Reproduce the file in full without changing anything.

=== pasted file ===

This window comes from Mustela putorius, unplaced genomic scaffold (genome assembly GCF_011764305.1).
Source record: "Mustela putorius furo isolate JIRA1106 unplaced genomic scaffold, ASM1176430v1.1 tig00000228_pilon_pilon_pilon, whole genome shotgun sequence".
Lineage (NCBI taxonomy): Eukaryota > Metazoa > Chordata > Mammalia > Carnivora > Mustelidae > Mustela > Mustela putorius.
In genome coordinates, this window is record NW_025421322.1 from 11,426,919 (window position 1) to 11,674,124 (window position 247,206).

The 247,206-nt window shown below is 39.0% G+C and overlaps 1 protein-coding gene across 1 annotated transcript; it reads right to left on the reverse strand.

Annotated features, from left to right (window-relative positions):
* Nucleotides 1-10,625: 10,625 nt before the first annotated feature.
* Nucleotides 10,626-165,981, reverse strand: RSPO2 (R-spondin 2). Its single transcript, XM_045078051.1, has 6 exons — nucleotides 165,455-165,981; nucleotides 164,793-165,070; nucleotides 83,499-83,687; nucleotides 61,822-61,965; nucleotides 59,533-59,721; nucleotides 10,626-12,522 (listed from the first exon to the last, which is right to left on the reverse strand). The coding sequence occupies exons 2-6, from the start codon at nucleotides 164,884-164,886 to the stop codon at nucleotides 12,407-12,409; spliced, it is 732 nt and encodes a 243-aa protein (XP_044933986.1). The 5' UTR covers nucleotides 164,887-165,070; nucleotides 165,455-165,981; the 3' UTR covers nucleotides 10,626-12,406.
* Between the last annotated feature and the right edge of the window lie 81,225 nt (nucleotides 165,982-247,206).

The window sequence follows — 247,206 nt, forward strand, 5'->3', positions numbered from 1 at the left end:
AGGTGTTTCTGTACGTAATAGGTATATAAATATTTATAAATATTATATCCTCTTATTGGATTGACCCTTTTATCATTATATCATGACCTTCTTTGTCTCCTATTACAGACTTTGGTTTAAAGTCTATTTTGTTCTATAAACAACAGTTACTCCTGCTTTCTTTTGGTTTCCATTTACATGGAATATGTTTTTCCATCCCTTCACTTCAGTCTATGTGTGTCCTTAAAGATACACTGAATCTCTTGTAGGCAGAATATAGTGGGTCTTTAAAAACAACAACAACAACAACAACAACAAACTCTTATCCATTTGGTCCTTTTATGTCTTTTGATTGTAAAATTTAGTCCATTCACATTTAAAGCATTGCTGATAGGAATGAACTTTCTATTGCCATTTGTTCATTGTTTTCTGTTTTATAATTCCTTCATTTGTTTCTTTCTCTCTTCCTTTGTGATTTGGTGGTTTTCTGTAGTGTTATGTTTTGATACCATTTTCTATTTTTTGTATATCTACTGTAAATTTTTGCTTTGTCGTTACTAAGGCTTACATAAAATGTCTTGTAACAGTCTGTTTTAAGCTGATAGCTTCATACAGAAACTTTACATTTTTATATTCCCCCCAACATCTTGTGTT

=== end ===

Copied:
This window comes from Mustela putorius, unplaced genomic scaffold (genome assembly GCF_011764305.1).
Source record: "Mustela putorius furo isolate JIRA1106 unplaced genomic scaffold, ASM1176430v1.1 tig00000228_pilon_pilon_pilon, whole genome shotgun sequence".
Lineage (NCBI taxonomy): Eukaryota > Metazoa > Chordata > Mammalia > Carnivora > Mustelidae > Mustela > Mustela putorius.
In genome coordinates, this window is record NW_025421322.1 from 11,426,919 (window position 1) to 11,674,124 (window position 247,206).

The 247,206-nt window shown below is 39.0% G+C and overlaps 1 protein-coding gene across 1 annotated transcript; it reads right to left on the reverse strand.

Annotated features, from left to right (window-relative positions):
* Nucleotides 1-10,625: 10,625 nt before the first annotated feature.
* Nucleotides 10,626-165,981, reverse strand: RSPO2 (R-spondin 2). Its single transcript, XM_045078051.1, has 6 exons — nucleotides 165,455-165,981; nucleotides 164,793-165,070; nucleotides 83,499-83,687; nucleotides 61,822-61,965; nucleotides 59,533-59,721; nucleotides 10,626-12,522 (listed from the first exon to the last, which is right to left on the reverse strand). The coding sequence occupies exons 2-6, from the start codon at nucleotides 164,884-164,886 to the stop codon at nucleotides 12,407-12,409; spliced, it is 732 nt and encodes a 243-aa protein (XP_044933986.1). The 5' UTR covers nucleotides 164,887-165,070; nucleotides 165,455-165,981; the 3' UTR covers nucleotides 10,626-12,406.
* Between the last annotated feature and the right edge of the window lie 81,225 nt (nucleotides 165,982-247,206).

The window sequence follows — 247,206 nt, forward strand, 5'->3', positions numbered from 1 at the left end:
AGGTGTTTCTGTACGTAATAGGTATATAAATATTTATAAATATTATATCCTCTTATTGGATTGACCCTTTTATCATTATATCATGACCTTCTTTGTCTCCTATTACAGACTTTGGTTTAAAGTCTATTTTGTTCTATAAACAACAGTTACTCCTGCTTTCTTTTGGTTTCCATTTACATGGAATATGTTTTTCCATCCCTTCACTTCAGTCTATGTGTGTCCTTAAAGATACACTGAATCTCTTGTAGGCAGAATATAGTGGGTCTTTAAAAACAACAACAACAACAACAACAACAAACTCTTATCCATTTGGTCCTTTTATGTCTTTTGATTGTAAAATTTAGTCCATTCACATTTAAAGCATTGCTGATAGGAATGAACTTTCTATTGCCATTTGTTCATTGTTTTCTGTTTTATAATTCCTTCATTTGTTTCTTTCTCTCTTCCTTTGTGATTTGGTGGTTTTCTGTAGTGTTATGTTTTGATACCATTTTCTATTTTTTGTATATCTACTGTAAATTTTTGCTTTGTCGTTACTAAGGCTTACATAAAATGTCTTGTAACAGTCTGTTTTAAGCTGATAGCTTCATACAGAAACTTTACATTTTTATATTCCCCCCAACATCTTGTGTT